1934 Previously the subject of derision and comedy, gay issues take a serious turn with Lillian Hellman’s drama The Children’s Hour, which presents the story of a vengeful student who destroys the lives and careers of her school’s two headmistresses by publicly accusing them of being lesbians. The gay issue is soft-pedaled in the 1936 film version, “These Three.”
1941 Danny Kaye plays Russell Paxton, a character plainly intended to be gay, in the musical Lady in the Dark. From the 1930s to the 1960s (and beyond) plays use coded words (e.g. "sissy," "camp," for men; "tough," "butch" for women) and stereotyped behaviors to indicate characters are supposed to be gay, without saying so explicitly.
Early 1940s The hamlets of Cherry Grove and (later) Fire Island Pines on Fire Island become summer colonies for the better-off gays in the New York theatre world. Among the pioneers were writers Christopher Isherwood and W. H. Auden, and their growing coterie often put on original shows and lampoons with references and humor that would not have been acceptable back in Manhattan.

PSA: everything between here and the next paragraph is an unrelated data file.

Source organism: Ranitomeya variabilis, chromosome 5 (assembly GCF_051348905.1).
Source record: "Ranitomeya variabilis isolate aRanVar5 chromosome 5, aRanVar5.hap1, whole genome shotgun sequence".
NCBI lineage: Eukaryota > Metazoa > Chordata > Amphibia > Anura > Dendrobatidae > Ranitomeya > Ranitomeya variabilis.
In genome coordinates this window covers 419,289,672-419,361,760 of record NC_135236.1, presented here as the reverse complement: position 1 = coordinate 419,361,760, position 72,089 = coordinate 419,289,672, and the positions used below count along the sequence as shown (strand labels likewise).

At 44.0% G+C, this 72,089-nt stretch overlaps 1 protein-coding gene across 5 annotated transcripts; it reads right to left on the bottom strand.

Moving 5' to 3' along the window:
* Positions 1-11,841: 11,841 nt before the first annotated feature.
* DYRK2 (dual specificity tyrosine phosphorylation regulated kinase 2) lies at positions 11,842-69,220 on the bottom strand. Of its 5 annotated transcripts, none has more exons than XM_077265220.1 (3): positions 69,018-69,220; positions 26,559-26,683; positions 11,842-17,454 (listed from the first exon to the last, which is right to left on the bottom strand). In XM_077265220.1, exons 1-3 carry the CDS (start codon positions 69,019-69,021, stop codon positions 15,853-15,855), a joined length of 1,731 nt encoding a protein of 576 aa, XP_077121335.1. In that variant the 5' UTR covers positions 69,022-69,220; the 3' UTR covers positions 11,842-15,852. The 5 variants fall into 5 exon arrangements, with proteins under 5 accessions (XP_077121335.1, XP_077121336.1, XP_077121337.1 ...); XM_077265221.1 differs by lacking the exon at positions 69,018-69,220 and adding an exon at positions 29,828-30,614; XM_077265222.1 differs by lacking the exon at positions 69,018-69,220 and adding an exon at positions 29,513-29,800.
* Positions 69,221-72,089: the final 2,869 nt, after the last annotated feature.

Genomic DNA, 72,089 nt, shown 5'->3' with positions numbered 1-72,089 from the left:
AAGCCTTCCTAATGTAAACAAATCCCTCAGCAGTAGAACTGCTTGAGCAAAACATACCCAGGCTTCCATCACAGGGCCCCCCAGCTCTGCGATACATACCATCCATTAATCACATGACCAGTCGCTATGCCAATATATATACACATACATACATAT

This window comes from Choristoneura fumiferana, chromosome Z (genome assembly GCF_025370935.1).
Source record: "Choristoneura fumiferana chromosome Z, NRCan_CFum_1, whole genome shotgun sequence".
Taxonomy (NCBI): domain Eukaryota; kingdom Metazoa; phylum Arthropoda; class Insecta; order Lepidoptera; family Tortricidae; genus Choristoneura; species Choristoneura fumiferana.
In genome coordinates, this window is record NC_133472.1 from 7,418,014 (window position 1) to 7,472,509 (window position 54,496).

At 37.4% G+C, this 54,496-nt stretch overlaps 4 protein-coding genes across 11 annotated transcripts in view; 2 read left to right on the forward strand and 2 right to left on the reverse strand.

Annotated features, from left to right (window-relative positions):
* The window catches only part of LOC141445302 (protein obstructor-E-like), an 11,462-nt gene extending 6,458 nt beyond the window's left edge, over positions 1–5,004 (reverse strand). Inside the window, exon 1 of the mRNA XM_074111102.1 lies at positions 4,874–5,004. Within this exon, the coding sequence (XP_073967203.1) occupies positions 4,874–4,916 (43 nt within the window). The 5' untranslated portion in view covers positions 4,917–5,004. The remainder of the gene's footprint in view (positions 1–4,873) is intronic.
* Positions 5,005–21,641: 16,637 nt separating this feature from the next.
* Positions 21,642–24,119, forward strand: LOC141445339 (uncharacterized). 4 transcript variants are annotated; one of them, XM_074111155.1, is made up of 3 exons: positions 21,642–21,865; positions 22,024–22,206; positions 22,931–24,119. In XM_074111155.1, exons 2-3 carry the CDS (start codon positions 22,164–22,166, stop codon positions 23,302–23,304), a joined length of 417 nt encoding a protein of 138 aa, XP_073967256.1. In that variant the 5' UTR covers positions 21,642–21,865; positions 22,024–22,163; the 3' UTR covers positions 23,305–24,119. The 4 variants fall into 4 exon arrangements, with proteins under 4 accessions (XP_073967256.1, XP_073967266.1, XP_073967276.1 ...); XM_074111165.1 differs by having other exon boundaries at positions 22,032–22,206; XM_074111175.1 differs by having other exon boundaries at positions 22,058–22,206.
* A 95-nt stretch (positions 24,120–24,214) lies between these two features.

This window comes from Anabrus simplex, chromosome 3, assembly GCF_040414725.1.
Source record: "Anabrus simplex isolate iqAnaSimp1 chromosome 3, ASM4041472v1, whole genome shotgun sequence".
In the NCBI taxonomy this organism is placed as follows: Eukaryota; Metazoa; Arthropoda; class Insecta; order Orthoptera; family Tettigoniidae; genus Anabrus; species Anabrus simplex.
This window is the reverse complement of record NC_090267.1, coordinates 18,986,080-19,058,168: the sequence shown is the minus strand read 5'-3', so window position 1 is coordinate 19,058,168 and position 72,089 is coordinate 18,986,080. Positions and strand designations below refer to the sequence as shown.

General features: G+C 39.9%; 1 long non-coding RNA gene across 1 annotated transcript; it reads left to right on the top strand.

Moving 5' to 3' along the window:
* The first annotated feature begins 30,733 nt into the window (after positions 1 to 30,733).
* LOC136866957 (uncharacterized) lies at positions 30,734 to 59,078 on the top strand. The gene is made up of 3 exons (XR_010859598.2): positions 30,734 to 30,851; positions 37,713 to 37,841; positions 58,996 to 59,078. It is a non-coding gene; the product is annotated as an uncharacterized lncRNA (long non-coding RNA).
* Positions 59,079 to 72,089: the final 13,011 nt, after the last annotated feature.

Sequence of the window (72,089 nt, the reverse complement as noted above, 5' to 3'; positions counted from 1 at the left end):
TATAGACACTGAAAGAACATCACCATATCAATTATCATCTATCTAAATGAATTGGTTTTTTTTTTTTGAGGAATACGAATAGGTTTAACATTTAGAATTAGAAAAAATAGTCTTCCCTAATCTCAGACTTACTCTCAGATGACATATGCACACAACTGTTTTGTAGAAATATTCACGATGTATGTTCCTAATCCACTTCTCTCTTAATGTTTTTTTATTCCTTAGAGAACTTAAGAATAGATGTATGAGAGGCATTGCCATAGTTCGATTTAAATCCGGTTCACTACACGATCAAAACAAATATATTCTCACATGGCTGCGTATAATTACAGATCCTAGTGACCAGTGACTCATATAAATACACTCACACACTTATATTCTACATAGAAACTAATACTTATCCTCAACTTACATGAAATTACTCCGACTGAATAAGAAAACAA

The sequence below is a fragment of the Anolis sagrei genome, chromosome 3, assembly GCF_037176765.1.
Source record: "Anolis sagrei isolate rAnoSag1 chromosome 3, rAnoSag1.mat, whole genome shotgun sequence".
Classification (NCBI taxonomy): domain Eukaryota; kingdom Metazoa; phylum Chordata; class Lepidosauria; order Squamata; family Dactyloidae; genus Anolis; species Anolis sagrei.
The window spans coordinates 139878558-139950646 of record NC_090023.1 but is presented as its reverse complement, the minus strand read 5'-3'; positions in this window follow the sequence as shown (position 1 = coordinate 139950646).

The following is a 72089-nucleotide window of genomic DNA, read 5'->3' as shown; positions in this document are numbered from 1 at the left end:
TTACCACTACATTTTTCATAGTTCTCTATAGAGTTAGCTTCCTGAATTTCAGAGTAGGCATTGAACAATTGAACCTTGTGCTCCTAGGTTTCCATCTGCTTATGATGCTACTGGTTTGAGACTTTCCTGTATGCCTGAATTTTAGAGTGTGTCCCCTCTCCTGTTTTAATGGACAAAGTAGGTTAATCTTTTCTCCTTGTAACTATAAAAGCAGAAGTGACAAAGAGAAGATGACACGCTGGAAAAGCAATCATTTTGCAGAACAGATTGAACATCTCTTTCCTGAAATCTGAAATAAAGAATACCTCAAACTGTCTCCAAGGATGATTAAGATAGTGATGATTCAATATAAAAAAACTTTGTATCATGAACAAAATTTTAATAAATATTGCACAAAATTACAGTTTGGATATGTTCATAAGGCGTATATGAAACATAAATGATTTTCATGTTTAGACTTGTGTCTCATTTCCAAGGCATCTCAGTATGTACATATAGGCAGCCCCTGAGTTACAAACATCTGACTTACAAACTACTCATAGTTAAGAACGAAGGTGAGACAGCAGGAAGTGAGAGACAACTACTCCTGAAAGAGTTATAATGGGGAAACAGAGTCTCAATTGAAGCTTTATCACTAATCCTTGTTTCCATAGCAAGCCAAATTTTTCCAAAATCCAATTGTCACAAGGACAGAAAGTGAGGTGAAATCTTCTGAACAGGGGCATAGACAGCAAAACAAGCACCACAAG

1947 Tennessee Williams, a gay writer himself, authors A Streetcar Named Desire, the portrait of a fading Southern Belle trying unsuccessfully to manage in the harsh modern world. Among her many regrets in life is the cruel way she treated her late husband Allan when she discovers him in a homosexual affair, which led to his suicide. In 1948 Streetcar becomes the first play with a gay theme to win the Pulitzer Prize for Drama. 1953 Robert Anderson’s drama Tea and Sympathy tells the story of a male private school student who is relentlessly bullied for being homosexual. Despite the broaching of the still-taboo subject, the play ran 712 performances on Broadway. The story ends with the wife of one of the teachers trying an early version of conversion therapy, seducing the young man to help him feel macho. As she undresses, she delivers the memorable curtain line, “Years from now, when you speak of this — and you will — be kind.”